NAIROBI, Kenya -- Eritrea and Ethiopia have reached a deal that would end a two-year border war that has cost tens of thousands of lives on both sides, a spokesman for the Eritrean president said Monday.
The countries will sign a treaty Dec. 12 in Algiers, Yemane Gebremeskel said by telephone from the Eritrean capital, Asmara. Eritrean President Isaias Afwerki received a formal invitation over the weekend from Ethiopian President Abdelaziz Bouteflika to attend the signing ceremony, he said.
It was not immediately possible to obtain comment from Ethiopia authorities.
Ethiopian and Eritrean military officers met over the weekend in Nairobi with officials of the 4,500-strong U.N. peacekeeping mission that is deploying along the border between the two countries in the Horn of Africa.
U.N. Secretary-General Kofi Annan is scheduled to visit Ethiopia and Eritrea later this week to review the peacekeeping operation.
The war over the 620-mile border broke out in May 1998 when Eritrea, which had gained independence from Ethiopia five years earlier after three decades of guerrilla warfare, moved into what Ethiopians considered their territory.
The border between Eritrea, a Pennsylvania-sized country on the Red Sea coast, and Ethiopia, its much larger landlocked neighbor to the south, has never been formally outlined.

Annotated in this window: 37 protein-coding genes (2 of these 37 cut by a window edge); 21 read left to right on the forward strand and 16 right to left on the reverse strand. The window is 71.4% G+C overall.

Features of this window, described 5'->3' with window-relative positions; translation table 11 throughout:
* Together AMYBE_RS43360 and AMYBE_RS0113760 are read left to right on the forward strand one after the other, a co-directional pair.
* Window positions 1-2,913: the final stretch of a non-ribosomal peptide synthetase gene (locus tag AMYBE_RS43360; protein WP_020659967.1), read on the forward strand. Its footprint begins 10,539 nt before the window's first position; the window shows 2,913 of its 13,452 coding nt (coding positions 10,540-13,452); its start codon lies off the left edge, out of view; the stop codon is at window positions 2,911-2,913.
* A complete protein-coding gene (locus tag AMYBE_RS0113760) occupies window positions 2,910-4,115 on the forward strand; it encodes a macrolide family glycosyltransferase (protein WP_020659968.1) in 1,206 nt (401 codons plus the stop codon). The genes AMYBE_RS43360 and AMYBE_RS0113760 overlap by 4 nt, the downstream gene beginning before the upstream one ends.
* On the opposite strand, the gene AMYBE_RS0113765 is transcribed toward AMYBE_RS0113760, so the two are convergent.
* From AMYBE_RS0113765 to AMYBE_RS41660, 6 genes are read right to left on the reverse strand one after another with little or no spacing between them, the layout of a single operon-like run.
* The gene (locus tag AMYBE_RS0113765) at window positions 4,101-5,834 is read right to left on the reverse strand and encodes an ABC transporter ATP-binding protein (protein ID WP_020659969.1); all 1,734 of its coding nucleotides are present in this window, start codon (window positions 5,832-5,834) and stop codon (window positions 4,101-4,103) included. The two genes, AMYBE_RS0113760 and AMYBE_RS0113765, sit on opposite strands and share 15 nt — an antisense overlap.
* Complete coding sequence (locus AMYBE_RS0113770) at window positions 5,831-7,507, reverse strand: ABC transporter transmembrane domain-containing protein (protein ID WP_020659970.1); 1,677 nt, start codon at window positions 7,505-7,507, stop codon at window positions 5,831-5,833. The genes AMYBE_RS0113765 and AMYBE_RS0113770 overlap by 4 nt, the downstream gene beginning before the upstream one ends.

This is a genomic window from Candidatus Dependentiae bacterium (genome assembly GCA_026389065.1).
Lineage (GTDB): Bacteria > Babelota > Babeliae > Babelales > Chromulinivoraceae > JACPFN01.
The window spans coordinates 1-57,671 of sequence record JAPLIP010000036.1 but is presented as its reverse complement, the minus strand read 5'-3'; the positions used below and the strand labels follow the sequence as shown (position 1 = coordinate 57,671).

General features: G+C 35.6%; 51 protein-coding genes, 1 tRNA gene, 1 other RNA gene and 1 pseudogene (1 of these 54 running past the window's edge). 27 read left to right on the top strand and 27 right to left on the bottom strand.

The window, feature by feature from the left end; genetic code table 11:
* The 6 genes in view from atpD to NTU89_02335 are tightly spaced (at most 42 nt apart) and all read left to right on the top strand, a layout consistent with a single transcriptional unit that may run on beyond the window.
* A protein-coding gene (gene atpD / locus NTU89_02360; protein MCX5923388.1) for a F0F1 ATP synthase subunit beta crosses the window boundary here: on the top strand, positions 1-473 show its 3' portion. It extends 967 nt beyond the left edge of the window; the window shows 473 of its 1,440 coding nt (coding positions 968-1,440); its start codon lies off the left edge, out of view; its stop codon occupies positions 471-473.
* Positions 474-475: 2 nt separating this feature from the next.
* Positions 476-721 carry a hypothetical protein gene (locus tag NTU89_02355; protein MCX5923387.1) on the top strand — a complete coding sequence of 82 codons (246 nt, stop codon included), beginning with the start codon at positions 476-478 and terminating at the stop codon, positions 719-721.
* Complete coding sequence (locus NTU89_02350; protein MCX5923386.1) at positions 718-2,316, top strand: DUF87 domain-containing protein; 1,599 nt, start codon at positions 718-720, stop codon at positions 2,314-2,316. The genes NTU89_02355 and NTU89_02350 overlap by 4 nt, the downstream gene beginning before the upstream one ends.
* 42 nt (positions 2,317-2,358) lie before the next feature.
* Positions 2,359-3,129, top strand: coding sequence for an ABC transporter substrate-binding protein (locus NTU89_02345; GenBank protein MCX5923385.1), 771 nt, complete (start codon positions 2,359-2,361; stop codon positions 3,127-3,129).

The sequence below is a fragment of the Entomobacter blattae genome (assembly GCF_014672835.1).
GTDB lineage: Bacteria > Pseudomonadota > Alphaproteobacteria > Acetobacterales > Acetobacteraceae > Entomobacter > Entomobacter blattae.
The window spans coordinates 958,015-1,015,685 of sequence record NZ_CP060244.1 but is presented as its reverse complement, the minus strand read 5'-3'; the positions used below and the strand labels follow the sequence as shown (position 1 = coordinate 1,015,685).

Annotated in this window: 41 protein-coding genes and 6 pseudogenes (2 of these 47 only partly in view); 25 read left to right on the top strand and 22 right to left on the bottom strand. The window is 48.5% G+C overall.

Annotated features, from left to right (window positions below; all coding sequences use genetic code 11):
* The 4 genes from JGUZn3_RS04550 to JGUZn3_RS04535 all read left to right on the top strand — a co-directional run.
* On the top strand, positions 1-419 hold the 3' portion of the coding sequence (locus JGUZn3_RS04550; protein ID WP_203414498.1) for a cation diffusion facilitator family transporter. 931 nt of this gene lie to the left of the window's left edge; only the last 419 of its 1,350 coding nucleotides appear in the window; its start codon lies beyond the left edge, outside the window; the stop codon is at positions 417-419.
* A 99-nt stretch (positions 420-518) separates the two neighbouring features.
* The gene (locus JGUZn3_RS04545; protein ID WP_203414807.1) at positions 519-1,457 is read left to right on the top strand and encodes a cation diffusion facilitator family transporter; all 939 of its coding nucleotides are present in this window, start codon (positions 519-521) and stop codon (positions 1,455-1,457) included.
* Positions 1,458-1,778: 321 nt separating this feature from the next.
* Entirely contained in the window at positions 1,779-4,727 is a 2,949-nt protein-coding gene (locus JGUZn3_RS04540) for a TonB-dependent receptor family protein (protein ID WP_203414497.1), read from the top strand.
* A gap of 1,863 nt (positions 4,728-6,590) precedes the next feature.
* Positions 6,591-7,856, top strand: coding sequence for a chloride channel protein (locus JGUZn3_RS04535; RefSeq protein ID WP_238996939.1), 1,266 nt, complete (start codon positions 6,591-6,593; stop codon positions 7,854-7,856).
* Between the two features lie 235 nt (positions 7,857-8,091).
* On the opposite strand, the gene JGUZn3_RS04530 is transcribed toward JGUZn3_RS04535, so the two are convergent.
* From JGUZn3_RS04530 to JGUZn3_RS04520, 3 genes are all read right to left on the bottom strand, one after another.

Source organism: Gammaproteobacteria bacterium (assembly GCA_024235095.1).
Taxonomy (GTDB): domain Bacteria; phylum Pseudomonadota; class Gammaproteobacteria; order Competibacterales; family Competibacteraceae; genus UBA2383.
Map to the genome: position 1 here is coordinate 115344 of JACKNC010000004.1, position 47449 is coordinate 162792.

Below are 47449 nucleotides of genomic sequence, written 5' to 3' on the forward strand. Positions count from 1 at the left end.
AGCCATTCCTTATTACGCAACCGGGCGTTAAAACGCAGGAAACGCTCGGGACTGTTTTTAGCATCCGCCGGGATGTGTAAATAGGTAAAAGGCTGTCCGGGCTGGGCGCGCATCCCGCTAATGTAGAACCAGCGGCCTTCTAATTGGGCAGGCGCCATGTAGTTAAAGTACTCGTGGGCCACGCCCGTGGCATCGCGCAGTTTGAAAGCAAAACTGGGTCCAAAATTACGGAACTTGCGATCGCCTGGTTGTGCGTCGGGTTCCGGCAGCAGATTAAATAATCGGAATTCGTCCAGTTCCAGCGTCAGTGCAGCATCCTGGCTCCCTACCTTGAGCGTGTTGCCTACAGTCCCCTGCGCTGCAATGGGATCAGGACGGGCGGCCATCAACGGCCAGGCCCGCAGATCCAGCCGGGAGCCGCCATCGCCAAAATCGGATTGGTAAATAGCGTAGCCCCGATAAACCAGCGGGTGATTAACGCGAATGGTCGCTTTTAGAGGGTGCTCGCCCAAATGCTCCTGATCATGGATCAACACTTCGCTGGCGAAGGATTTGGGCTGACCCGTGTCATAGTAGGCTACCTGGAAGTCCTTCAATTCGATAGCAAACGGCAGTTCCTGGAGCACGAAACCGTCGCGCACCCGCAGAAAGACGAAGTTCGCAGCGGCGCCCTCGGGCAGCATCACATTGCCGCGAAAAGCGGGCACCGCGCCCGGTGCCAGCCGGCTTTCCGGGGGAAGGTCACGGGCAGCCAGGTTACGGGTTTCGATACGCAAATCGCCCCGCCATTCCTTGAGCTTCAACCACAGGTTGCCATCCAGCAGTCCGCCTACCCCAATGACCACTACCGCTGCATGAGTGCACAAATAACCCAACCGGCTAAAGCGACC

The border war intensified after Ethiopia launched a sweeping offensive into Eritrean territory last May, forcing some 1 million Eritreans to flee at a time when a regional drought threatened hundreds of thousands of lives.
The two countries signed an agreement to a cease hostilities in June, in Algiers. Algeria, the Organization of African Unity and President Clinton's special envoy, Anthony Lake, have been mediating peace talks.
Gebremeskel said the Eritreans were satisfied that there were adequate provisions in the agreement to investigate the causes of the war, to formally mark the border and to establish a commission to hear claims for compensation for war damages.
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